By the mid-1980s, RSO Records had closed and its catalog sold (at one point in 1978, the label’s acts held the No. 1 spot on the Billboard Hot 100 for a combined 21 consecutive weeks with six different songs). But in the meantime, Stigwood had enjoyed more success on Broadway, producing Rice and Lloyd Webber’s Joseph And The Amazing Technicolor Dreamcoat, which ran for nearly 20 months and scored a Best Musical Tony nom. He also produced the 1999 musical version of Saturday Night Fever on Broadway, and Grease was revived in 2007.
When music-business people gather and reminisce about the early-glory days in the industry; Stigwood’s name always comes up. I’d put him up there with the likes of Ahmet Ertegun; Brian Epstein; Ron Delsener; Tony Stratton Smith; Mo Ostin; Jerry Wexler and Bruce Lundvall … a classic for sure. They certainly don’t make them like that anymore. RIP Robert!
NCIS DOWN ONE —Some positively shocking news from TV-Land; though not entirely unexpected: Michael Weatherly a stalwart of CBS’ NCIS franchise is hanging up his badge. Fan favorite Weatherly, who has played (Very) Special Agent Tony DiNozzo since the mothership series launched in 2003, confirmed via Twitter yesterday that he is leaving the show at season’s end.
The character is one of only four to appear in all of the show’s nearly 300 episodes, along with Special Agent Leroy Jethro Gibbs (Mark Harmon), Abby Sciuto (Pauley Perrette) and Dr. Donald Mallard (David McCallum), leaving Harmon, Perrette and McCallum as the only remaining original cast members of the long-running crime procedural. The news came hours before the midseason premiere last night of NCIS, a crossover episode with NCIS: New Orleans.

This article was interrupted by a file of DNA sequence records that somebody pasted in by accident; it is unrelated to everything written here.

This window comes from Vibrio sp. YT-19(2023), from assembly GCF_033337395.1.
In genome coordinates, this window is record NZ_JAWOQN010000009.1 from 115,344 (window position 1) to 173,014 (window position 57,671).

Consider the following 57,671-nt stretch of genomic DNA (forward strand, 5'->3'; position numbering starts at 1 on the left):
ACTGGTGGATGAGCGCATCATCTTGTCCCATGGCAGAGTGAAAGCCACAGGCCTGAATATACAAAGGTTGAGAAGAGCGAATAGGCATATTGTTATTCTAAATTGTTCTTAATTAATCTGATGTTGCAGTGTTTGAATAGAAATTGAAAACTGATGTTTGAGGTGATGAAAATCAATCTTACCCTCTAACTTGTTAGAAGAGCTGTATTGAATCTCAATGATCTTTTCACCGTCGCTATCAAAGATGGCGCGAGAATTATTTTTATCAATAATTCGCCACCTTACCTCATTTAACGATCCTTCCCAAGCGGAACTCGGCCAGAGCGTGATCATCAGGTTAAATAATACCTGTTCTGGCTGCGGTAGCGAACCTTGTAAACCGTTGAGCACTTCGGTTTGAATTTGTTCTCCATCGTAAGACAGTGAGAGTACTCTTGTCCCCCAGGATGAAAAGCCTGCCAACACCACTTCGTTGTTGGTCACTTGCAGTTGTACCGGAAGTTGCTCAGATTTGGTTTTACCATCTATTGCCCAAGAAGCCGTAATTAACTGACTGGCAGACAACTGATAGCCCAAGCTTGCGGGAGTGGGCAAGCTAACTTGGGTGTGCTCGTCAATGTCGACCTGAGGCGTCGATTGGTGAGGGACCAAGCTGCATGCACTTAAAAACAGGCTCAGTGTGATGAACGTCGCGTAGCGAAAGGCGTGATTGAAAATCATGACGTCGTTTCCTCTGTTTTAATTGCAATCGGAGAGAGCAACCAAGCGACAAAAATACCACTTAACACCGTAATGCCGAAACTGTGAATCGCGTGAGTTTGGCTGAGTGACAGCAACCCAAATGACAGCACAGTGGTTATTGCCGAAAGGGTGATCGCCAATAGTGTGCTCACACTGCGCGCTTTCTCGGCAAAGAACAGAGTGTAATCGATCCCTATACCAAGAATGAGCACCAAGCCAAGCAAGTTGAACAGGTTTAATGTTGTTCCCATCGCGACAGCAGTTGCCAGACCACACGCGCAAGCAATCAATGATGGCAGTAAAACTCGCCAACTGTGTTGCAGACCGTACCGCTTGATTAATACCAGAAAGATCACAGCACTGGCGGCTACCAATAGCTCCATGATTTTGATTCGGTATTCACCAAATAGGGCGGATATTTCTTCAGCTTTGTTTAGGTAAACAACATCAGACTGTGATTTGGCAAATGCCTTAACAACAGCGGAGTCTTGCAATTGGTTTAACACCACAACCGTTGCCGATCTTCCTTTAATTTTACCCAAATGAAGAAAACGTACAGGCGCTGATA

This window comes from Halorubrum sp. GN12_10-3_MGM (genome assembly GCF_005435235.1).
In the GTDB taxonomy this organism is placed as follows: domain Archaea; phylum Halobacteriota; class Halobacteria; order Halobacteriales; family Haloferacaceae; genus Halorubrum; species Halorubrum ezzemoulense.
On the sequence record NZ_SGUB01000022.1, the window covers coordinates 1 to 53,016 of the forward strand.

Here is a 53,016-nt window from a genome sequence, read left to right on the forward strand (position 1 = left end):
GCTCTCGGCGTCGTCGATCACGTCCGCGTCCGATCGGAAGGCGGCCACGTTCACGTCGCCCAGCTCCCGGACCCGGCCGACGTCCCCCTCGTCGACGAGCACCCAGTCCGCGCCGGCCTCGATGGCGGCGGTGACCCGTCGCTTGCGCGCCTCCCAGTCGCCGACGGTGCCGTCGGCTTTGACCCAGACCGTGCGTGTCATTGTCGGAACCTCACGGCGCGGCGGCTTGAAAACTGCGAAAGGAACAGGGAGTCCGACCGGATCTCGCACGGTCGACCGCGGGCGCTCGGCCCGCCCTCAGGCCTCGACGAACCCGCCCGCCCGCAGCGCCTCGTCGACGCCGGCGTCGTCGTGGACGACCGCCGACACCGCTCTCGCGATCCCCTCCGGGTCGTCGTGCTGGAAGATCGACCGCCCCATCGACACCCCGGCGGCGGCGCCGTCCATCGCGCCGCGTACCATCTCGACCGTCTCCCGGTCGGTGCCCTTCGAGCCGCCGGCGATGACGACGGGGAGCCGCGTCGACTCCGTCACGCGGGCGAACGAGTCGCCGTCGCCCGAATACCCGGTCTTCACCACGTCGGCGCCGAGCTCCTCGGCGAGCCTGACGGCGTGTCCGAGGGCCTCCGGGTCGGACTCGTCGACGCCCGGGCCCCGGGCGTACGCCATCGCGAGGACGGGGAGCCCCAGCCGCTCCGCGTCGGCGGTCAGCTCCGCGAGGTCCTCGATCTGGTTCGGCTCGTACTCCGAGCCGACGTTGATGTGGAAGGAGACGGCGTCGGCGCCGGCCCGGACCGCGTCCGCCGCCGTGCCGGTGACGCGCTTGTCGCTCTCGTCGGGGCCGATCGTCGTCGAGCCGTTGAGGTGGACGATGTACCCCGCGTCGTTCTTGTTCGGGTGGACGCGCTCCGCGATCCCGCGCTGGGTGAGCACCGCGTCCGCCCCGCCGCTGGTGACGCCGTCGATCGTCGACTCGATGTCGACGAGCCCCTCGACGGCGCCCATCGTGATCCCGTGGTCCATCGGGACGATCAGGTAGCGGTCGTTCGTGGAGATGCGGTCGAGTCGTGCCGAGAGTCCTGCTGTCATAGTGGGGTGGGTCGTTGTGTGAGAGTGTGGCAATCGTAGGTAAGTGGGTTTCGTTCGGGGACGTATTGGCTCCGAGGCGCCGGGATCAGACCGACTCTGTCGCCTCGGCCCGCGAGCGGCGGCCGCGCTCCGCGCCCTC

CBS said in a statement: “After 13 years on NCIS, Michael Weatherly is leaving the show at the end of this season. He is a valued part of the CBS family, and the immense charm and talent he brings to the screen as “Very” Special Agent Tony DiNozzo has helped make NCIS what it is today – the #1 drama in the world. We thank Michael for all of his contributions to this successful franchise and look forward to continuing to develop projects with him as part of our ongoing development deal.”
I’ve always liked Weatherly, though for the past several seasons, his character has taken somewhat of a backseat to the major proceedings. Ironically, the scenes in which he stepped up (in character of course), he was terrific. Odd that Harmon hasn’t issued a statement yet, as the show is his, hook, line and sinker. Weatherly just began his own production company, with CBS, and has several shows in the works. We wish him all the best.